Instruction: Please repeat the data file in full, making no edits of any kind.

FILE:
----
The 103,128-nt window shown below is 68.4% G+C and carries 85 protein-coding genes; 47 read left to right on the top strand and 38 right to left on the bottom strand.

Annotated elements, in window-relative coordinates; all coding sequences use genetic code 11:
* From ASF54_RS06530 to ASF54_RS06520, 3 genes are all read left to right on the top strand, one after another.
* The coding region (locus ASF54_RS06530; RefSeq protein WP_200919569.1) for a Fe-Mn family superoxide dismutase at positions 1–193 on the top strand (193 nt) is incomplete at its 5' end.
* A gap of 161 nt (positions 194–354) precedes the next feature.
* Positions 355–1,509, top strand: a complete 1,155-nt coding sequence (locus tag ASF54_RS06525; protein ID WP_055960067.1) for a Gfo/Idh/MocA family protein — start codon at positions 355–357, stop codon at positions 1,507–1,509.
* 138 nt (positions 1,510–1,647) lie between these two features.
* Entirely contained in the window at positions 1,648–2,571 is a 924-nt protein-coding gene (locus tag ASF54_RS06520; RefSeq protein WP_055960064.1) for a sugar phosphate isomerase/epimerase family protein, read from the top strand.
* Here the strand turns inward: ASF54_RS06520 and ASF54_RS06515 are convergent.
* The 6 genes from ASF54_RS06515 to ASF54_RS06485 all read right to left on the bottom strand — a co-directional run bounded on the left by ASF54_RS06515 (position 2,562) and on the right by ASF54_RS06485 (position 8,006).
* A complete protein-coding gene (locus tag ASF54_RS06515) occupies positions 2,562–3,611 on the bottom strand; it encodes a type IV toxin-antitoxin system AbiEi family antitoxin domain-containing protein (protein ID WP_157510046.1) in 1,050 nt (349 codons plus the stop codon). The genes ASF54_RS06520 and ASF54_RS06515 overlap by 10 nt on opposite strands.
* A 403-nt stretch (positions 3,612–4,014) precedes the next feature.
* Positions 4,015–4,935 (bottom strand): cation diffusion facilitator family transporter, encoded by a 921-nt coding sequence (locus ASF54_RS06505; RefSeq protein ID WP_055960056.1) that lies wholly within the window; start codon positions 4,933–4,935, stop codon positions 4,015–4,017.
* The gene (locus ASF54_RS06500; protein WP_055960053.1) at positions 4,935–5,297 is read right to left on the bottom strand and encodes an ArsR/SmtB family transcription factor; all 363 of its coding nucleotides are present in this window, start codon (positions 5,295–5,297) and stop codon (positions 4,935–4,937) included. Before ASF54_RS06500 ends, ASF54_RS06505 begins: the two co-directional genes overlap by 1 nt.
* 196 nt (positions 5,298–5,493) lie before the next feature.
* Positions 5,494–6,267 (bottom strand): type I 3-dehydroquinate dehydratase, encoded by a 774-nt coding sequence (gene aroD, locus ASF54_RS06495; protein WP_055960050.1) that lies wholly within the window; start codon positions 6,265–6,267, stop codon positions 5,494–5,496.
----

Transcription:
The 103,128-nt window shown below is 68.4% G+C and carries 85 protein-coding genes; 47 read left to right on the top strand and 38 right to left on the bottom strand.

Annotated elements, in window-relative coordinates; all coding sequences use genetic code 11:
* From ASF54_RS06530 to ASF54_RS06520, 3 genes are all read left to right on the top strand, one after another.
* The coding region (locus ASF54_RS06530; RefSeq protein WP_200919569.1) for a Fe-Mn family superoxide dismutase at positions 1–193 on the top strand (193 nt) is incomplete at its 5' end.
* A gap of 161 nt (positions 194–354) precedes the next feature.
* Positions 355–1,509, top strand: a complete 1,155-nt coding sequence (locus tag ASF54_RS06525; protein ID WP_055960067.1) for a Gfo/Idh/MocA family protein — start codon at positions 355–357, stop codon at positions 1,507–1,509.
* 138 nt (positions 1,510–1,647) lie between these two features.
* Entirely contained in the window at positions 1,648–2,571 is a 924-nt protein-coding gene (locus tag ASF54_RS06520; RefSeq protein WP_055960064.1) for a sugar phosphate isomerase/epimerase family protein, read from the top strand.
* Here the strand turns inward: ASF54_RS06520 and ASF54_RS06515 are convergent.
* The 6 genes from ASF54_RS06515 to ASF54_RS06485 all read right to left on the bottom strand — a co-directional run bounded on the left by ASF54_RS06515 (position 2,562) and on the right by ASF54_RS06485 (position 8,006).
* A complete protein-coding gene (locus tag ASF54_RS06515) occupies positions 2,562–3,611 on the bottom strand; it encodes a type IV toxin-antitoxin system AbiEi family antitoxin domain-containing protein (protein ID WP_157510046.1) in 1,050 nt (349 codons plus the stop codon). The genes ASF54_RS06520 and ASF54_RS06515 overlap by 10 nt on opposite strands.
* A 403-nt stretch (positions 3,612–4,014) precedes the next feature.
* Positions 4,015–4,935 (bottom strand): cation diffusion facilitator family transporter, encoded by a 921-nt coding sequence (locus ASF54_RS06505; RefSeq protein ID WP_055960056.1) that lies wholly within the window; start codon positions 4,933–4,935, stop codon positions 4,015–4,017.
* The gene (locus ASF54_RS06500; protein WP_055960053.1) at positions 4,935–5,297 is read right to left on the bottom strand and encodes an ArsR/SmtB family transcription factor; all 363 of its coding nucleotides are present in this window, start codon (positions 5,295–5,297) and stop codon (positions 4,935–4,937) included. Before ASF54_RS06500 ends, ASF54_RS06505 begins: the two co-directional genes overlap by 1 nt.
* 196 nt (positions 5,298–5,493) lie before the next feature.
* Positions 5,494–6,267 (bottom strand): type I 3-dehydroquinate dehydratase, encoded by a 774-nt coding sequence (gene aroD, locus ASF54_RS06495; protein WP_055960050.1) that lies wholly within the window; start codon positions 6,265–6,267, stop codon positions 5,494–5,496.